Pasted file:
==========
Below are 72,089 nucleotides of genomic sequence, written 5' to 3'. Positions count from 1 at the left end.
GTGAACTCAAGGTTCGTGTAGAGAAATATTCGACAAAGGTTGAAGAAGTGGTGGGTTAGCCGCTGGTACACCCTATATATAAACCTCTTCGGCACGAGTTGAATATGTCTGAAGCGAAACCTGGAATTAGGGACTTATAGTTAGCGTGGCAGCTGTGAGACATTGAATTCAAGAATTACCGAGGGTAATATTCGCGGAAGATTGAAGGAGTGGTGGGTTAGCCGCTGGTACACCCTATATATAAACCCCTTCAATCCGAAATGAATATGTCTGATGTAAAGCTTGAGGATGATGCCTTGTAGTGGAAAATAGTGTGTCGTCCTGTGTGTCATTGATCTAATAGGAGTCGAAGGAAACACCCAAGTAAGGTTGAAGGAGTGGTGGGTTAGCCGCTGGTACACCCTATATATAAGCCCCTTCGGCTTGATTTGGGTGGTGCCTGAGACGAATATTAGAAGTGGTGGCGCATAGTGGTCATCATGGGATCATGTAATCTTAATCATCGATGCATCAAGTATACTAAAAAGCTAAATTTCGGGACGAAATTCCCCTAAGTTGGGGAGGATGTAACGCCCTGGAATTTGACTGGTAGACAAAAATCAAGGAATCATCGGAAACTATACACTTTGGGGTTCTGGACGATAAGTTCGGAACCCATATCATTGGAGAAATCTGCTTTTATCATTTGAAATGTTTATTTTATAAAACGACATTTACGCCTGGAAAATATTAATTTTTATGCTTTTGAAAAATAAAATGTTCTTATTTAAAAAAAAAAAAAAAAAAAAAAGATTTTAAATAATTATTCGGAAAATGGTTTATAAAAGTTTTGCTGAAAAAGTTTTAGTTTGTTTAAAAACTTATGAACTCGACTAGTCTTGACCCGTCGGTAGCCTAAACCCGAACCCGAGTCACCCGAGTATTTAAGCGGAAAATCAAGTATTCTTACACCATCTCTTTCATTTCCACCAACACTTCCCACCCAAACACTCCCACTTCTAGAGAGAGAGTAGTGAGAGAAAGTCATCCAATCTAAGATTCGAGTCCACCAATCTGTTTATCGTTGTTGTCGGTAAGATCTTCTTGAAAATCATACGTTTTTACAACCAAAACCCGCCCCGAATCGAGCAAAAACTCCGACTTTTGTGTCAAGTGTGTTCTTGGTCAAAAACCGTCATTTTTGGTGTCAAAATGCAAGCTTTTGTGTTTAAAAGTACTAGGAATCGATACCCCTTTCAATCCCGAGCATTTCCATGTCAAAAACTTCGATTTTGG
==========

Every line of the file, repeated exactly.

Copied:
Below are 72,089 nucleotides of genomic sequence, written 5' to 3'. Positions count from 1 at the left end.
GTGAACTCAAGGTTCGTGTAGAGAAATATTCGACAAAGGTTGAAGAAGTGGTGGGTTAGCCGCTGGTACACCCTATATATAAACCTCTTCGGCACGAGTTGAATATGTCTGAAGCGAAACCTGGAATTAGGGACTTATAGTTAGCGTGGCAGCTGTGAGACATTGAATTCAAGAATTACCGAGGGTAATATTCGCGGAAGATTGAAGGAGTGGTGGGTTAGCCGCTGGTACACCCTATATATAAACCCCTTCAATCCGAAATGAATATGTCTGATGTAAAGCTTGAGGATGATGCCTTGTAGTGGAAAATAGTGTGTCGTCCTGTGTGTCATTGATCTAATAGGAGTCGAAGGAAACACCCAAGTAAGGTTGAAGGAGTGGTGGGTTAGCCGCTGGTACACCCTATATATAAGCCCCTTCGGCTTGATTTGGGTGGTGCCTGAGACGAATATTAGAAGTGGTGGCGCATAGTGGTCATCATGGGATCATGTAATCTTAATCATCGATGCATCAAGTATACTAAAAAGCTAAATTTCGGGACGAAATTCCCCTAAGTTGGGGAGGATGTAACGCCCTGGAATTTGACTGGTAGACAAAAATCAAGGAATCATCGGAAACTATACACTTTGGGGTTCTGGACGATAAGTTCGGAACCCATATCATTGGAGAAATCTGCTTTTATCATTTGAAATGTTTATTTTATAAAACGACATTTACGCCTGGAAAATATTAATTTTTATGCTTTTGAAAAATAAAATGTTCTTATTTAAAAAAAAAAAAAAAAAAAAAAGATTTTAAATAATTATTCGGAAAATGGTTTATAAAAGTTTTGCTGAAAAAGTTTTAGTTTGTTTAAAAACTTATGAACTCGACTAGTCTTGACCCGTCGGTAGCCTAAACCCGAACCCGAGTCACCCGAGTATTTAAGCGGAAAATCAAGTATTCTTACACCATCTCTTTCATTTCCACCAACACTTCCCACCCAAACACTCCCACTTCTAGAGAGAGAGTAGTGAGAGAAAGTCATCCAATCTAAGATTCGAGTCCACCAATCTGTTTATCGTTGTTGTCGGTAAGATCTTCTTGAAAATCATACGTTTTTACAACCAAAACCCGCCCCGAATCGAGCAAAAACTCCGACTTTTGTGTCAAGTGTGTTCTTGGTCAAAAACCGTCATTTTTGGTGTCAAAATGCAAGCTTTTGTGTTTAAAAGTACTAGGAATCGATACCCCTTTCAATCCCGAGCATTTCCATGTCAAAAACTTCGATTTTGG